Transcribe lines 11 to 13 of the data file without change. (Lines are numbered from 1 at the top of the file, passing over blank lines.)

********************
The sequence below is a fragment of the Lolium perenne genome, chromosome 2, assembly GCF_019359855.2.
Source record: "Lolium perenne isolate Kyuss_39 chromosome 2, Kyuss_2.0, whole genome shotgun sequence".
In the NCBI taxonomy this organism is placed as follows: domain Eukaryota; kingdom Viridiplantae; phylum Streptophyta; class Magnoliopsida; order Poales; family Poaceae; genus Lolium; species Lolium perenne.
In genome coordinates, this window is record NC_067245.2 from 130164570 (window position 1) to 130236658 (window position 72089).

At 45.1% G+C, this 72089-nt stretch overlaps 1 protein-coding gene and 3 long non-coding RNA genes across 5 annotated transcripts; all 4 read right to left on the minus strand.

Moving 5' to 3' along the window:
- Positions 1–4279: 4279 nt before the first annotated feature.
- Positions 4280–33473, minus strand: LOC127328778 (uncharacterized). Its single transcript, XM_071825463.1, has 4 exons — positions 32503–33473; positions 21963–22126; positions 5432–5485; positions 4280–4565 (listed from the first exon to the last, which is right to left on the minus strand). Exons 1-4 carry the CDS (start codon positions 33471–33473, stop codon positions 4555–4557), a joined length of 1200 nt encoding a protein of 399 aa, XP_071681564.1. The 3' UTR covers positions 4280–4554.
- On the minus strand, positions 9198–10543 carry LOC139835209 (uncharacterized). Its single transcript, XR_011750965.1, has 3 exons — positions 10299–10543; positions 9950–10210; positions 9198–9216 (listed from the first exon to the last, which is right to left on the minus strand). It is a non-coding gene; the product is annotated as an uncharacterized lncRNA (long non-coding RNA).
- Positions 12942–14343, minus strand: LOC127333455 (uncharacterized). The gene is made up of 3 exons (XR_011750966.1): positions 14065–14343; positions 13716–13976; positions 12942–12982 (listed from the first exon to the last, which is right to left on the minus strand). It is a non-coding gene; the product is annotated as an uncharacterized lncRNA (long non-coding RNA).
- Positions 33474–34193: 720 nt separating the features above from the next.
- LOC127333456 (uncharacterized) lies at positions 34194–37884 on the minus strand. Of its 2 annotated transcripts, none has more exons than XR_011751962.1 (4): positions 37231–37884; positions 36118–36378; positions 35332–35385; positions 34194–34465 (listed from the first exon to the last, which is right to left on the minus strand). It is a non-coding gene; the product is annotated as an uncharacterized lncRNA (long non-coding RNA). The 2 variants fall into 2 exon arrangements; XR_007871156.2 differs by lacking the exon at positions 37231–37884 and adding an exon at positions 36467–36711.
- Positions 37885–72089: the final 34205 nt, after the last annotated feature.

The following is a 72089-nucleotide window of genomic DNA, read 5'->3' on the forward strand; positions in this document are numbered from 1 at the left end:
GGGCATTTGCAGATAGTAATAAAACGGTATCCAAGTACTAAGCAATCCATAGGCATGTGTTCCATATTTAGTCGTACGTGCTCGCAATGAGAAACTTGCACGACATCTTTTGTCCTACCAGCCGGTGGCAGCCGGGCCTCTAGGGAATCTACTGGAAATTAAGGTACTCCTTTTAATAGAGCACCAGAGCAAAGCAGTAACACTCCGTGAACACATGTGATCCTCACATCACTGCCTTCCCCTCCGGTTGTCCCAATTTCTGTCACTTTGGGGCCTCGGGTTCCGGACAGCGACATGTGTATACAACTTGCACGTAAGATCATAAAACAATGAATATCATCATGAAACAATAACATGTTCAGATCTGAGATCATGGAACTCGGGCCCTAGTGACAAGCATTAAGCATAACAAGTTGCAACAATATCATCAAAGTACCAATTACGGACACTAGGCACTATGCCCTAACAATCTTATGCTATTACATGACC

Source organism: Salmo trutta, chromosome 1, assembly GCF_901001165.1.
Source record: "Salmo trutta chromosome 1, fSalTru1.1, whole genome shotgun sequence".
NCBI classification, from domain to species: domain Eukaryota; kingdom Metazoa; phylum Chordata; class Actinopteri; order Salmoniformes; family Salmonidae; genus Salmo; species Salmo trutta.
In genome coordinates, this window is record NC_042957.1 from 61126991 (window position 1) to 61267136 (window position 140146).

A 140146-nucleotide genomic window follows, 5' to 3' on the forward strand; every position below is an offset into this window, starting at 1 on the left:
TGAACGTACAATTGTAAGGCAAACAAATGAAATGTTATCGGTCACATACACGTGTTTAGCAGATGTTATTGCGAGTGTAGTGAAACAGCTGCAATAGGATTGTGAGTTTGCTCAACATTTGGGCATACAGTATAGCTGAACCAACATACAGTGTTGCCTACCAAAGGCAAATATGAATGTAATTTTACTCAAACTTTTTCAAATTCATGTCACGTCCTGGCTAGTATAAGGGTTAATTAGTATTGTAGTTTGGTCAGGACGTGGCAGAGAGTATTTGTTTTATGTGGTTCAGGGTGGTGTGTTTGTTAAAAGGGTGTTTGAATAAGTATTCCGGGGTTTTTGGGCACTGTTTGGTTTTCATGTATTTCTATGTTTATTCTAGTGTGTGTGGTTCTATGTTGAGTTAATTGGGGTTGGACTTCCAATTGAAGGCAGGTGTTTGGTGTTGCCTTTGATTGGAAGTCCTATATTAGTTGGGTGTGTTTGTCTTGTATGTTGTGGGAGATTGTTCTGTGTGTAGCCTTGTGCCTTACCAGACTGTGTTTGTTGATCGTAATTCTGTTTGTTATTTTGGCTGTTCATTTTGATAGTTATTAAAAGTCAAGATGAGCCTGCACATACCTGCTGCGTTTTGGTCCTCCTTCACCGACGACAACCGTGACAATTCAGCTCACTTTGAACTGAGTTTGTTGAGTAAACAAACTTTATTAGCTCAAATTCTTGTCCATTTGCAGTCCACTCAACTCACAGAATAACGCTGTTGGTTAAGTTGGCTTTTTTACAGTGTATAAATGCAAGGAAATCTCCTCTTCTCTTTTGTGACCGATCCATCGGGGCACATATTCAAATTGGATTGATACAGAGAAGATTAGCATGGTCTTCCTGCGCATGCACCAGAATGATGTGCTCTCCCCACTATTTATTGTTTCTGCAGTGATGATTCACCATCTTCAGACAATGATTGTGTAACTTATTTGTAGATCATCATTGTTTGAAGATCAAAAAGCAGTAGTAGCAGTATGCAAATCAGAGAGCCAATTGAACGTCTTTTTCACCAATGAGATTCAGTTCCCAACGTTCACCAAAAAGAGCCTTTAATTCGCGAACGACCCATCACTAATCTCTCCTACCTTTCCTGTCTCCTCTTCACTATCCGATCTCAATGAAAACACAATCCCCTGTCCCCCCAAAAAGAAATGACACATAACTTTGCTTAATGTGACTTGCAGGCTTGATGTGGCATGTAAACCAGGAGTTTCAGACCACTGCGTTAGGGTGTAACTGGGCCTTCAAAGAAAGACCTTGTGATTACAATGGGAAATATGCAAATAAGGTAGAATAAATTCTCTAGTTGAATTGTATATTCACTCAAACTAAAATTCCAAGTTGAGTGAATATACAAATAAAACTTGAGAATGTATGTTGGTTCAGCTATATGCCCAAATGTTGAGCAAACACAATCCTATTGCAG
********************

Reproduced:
- Positions 33474–34193: 720 nt separating the features above from the next.
- LOC127333456 (uncharacterized) lies at positions 34194–37884 on the minus strand. Of its 2 annotated transcripts, none has more exons than XR_011751962.1 (4): positions 37231–37884; positions 36118–36378; positions 35332–35385; positions 34194–34465 (listed from the first exon to the last, which is right to left on the minus strand). It is a non-coding gene; the product is annotated as an uncharacterized lncRNA (long non-coding RNA). The 2 variants fall into 2 exon arrangements; XR_007871156.2 differs by lacking the exon at positions 37231–37884 and adding an exon at positions 36467–36711.
- Positions 37885–72089: the final 34205 nt, after the last annotated feature.